Like The Principles of Uncertainty, Maira’s new marvel is a collection of illustrated blog posts from The New York Times. And like her previous book, And the Pursuit of Happiness is full of joy, warmth, delight, wonder, gratitude and hope.
Each chapter, beginning with the January inauguration of Barack Obama, represents a month of Maira’s year-long quest to visit America’s historical landmarks. And the Pursuit of Happiness is a remarkable tribute to our nation, and an inspiration to be thankful, proud, and hopeful about our future. –Leah
New Yorker columnist Alex Ross collects nineteen of his best essays on music and sets them to shuffle, creating a chapter playlist that doesn’t reject genre so much as tune it out completely. Featured artists include Mahler and Pere Ubu, Schubert and Bob Dylan. Moments of Beethoven’s Eroica are compared to punk rock, and a sixteenth-century Spanish bass line becomes the common denominator between Bach and Led Zeppelin. Throughout, it is Mr. Ross’s eloquent prose and spirited musical curiosity that strings these disparate notes into a unified whole, making Listen to This a polyphonic treat for readers and listeners alike. –Matthew
Nothing short of a who’s-who and what’s-what of National Public Radio, This Is NPR acts as a candid history, yearbook, scrapbook, memoir, timeline, and detailed analysis of your favorite radio phenomenon’s first forty years. This book includes fascinating stories about NPR’s inception in 1971 and its introduction of programs like All Things Considered and Wait Wait…Don’t Tell Me alongside captivating photo spreads and reports of internationally groundbreaking events up through the close of 2009. With contributions from Cokie Roberts, Susan Stamberg, Noah Adams, Renée Montagne, Ira Flatow, and David Sedaris, just to name a few, This Is NPR is a treasure trove I wouldn’t dream of going without. –Dave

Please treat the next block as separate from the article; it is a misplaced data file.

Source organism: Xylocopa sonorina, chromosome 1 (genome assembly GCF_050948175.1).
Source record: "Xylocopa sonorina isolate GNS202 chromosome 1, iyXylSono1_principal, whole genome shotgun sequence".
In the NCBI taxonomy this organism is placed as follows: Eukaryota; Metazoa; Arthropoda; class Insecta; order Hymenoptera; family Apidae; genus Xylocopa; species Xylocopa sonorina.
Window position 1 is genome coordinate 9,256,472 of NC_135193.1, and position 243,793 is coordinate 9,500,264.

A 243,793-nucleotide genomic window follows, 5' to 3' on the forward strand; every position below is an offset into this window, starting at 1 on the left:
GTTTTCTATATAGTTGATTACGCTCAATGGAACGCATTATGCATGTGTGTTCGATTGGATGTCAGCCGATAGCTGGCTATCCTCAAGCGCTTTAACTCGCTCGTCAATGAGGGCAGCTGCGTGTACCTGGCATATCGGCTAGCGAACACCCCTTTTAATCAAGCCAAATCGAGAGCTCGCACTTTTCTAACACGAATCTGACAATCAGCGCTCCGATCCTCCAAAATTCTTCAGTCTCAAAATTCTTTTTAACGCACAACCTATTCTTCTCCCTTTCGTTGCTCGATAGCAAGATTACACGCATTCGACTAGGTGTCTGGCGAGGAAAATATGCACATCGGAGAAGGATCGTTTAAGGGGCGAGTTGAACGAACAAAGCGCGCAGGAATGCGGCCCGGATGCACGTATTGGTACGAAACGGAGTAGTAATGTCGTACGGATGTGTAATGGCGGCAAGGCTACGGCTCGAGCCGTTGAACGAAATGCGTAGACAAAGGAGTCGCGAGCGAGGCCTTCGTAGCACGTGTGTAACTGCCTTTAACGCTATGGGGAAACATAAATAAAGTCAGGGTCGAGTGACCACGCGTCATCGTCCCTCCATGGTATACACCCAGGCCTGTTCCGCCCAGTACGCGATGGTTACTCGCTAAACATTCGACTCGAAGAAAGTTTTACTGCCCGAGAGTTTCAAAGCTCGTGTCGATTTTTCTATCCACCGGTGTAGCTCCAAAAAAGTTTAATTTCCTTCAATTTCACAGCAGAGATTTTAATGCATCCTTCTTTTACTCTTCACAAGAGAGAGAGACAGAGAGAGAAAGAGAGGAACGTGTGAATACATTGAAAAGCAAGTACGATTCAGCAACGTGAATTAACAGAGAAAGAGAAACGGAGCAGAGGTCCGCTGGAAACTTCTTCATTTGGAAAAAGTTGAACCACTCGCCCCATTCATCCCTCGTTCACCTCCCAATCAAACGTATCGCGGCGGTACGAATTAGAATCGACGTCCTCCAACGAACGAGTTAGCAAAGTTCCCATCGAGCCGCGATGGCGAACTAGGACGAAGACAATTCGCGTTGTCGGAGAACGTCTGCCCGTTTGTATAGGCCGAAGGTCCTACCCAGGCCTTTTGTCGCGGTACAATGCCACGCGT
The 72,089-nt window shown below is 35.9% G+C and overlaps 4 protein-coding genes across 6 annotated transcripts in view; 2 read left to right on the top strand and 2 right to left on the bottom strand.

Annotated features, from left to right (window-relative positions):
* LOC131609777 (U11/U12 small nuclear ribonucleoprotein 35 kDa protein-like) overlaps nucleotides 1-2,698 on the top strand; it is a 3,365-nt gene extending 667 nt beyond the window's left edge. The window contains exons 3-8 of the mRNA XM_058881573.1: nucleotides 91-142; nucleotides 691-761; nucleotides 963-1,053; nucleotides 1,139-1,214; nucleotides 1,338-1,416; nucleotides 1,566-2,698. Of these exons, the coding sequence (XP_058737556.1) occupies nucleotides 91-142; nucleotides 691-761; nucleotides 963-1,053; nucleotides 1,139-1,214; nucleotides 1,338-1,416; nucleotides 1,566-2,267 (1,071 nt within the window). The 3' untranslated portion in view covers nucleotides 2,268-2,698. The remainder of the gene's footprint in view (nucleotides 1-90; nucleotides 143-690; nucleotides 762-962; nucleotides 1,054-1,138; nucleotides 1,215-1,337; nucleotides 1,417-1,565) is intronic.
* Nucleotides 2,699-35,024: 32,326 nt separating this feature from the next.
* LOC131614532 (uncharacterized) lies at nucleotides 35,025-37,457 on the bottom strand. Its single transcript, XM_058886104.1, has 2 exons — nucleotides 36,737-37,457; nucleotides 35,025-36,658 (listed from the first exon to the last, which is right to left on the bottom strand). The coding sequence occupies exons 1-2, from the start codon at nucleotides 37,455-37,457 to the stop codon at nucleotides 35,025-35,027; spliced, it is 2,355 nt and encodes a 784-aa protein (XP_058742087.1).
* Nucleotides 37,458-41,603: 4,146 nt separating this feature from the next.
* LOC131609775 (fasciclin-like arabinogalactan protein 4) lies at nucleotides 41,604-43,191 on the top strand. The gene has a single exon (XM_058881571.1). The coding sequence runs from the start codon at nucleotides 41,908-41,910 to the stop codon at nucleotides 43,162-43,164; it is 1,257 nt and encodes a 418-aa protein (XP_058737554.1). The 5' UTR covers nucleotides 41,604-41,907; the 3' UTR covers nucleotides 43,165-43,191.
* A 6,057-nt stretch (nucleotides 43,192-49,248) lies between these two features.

Do you keep stacks of old unread or half-read magazines under your coffee table, or desk, or bed like I do? Or maybe in a nice wire or wicker rack in your bathroom? Do you growl when someone suggests that maybe the recycling bin could use some new reading material? If so, this book is for you, and for any fan of The New Yorker‘s excellent fiction.